Trend of the Week -- Charitable Donors Give More When Asked Personally

Donors to charitable organizations give more when they are asked in person and when someone they know makes the request, a new study commissioned by Chicago-based consulting firm Campbell & Company and conducted by the Center on Philanthropy at Indiana University finds. The study, Significant Gifts: Where Donors Direct Their Largest Gifts and Why, which is based on a national sample of more than 8,300 donors, confirms what nonprofit organization fundraisers have often observed: people give to people, and especially to people they know. Among other findings from the study:

• The average largest gift amount for donor households was $1,098. Among all donors, 43 percent directed their largest contributions to religious organizations, and 57 percent to secular charities.
• Although a lower number of gifts went to religious organizations, a greater share of the total dollars from donors’ largest gifts (79 percent) went to religious organizations, which includes donations to congregations for relief work and other community programs.
• For higher-income households (income of $150,000 or more), the average largest gift of $2,486 was more than twice the overall average. Among these higher-income donors, a greater share of the number of the largest gifts and of the dollar amount of these gifts went to educational, health, and arts and cultural organizations than was the case in the general population.
• Members of the general population were more likely to select providing for the basic needs of the very poor as their main motivation for giving than any other reason. Among higher-income households (those with incomes of $150,000 or more), the most common motivation was the belief that those with more should help those with less.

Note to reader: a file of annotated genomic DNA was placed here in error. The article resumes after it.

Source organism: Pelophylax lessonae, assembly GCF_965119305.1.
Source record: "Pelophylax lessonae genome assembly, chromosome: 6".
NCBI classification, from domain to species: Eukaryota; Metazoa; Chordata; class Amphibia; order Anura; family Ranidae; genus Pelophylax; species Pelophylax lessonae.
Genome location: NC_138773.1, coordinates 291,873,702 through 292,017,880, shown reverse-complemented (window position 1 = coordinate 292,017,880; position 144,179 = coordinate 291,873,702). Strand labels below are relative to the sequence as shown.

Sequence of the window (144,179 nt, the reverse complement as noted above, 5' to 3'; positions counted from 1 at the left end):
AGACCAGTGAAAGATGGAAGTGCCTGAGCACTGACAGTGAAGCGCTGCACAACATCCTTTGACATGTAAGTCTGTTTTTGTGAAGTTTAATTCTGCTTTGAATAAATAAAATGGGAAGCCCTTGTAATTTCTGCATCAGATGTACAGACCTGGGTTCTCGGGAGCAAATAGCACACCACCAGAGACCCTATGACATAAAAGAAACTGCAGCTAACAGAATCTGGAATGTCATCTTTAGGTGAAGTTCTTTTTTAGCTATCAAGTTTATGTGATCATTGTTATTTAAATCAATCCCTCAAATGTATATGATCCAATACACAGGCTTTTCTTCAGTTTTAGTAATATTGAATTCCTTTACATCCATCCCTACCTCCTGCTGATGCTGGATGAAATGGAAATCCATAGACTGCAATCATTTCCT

To download a free copy of the study, go to: http://www.campbellcompany.com/contactus.html. You will need to make a request for the free download.

Resource of the Week -- Checklist for Accountability

Independent Sector has developed a set of excellent tools to assess your nonprofit’s accountability and transparency IQ and then use the results of the assessment to strengthen your organization in these critical areas. The Checklist for Accountability combines recommendations made by Independent Sector and the Panel on the Nonprofit Sector. It was developed with the additional input of the Ethics and Accountability Committee and Communications and Marketing Advisory Task Force. Go to: http://www.independentsector.org.

Tech Tip of the Week -- Add Color to Worksheet Tabs in Excel 2007

It can be useful to color code the tabs of Excel worksheets:

• Select the tab of the sheet you want to re-color (to select more than one tab hold down the CTRL key and click each tab)
• Right click and select Tab Color from the shortcut menu
• Select color and click OK

This tip also works in previous versions of Excel.

Monday, October 12, 2009

Picks of the Week: October 11 - 17, 2009

Website of the Week -- Energize, Inc.

Energize, Inc. is an international training, consulting and publishing firm specializing in volunteerism. Founded in 1977, Energize has assisted organizations of all types with their volunteer efforts--whether they are health and human service organizations, cultural arts groups, professional associations, or schools. Energize, Inc has just launched their redesigned Website. All the volunteer management resources, advice, and help it has always provided are now easier to find. Go to: http://www.energizeinc.com.

Publication of the Week -- Embracing Cultural Competency: A Roadmap for Nonprofit Capacity Builders by Patricia St. Onge, Beth Applegate, Vicki Asakura, and Monika K. Moss

From the publisher: No “how-to” manual exists on cultural competency. And, compared to other topics in nonprofit management, little exists on the skills and strategies needed to address racism and inequity. Building cultural competency is an ongoing journey that nonprofit leaders choose to take because they know the end result will be a more inclusive, connected, and effective organization. Patricia St. Onge and her contributing authors help readers grapple with the urgent issues that can transform capacity builders into change agents in the nonprofit sector. Embracing Cultural Competency starts the dialogue on how organizations can start building capacity. Nonprofit capacity builders will: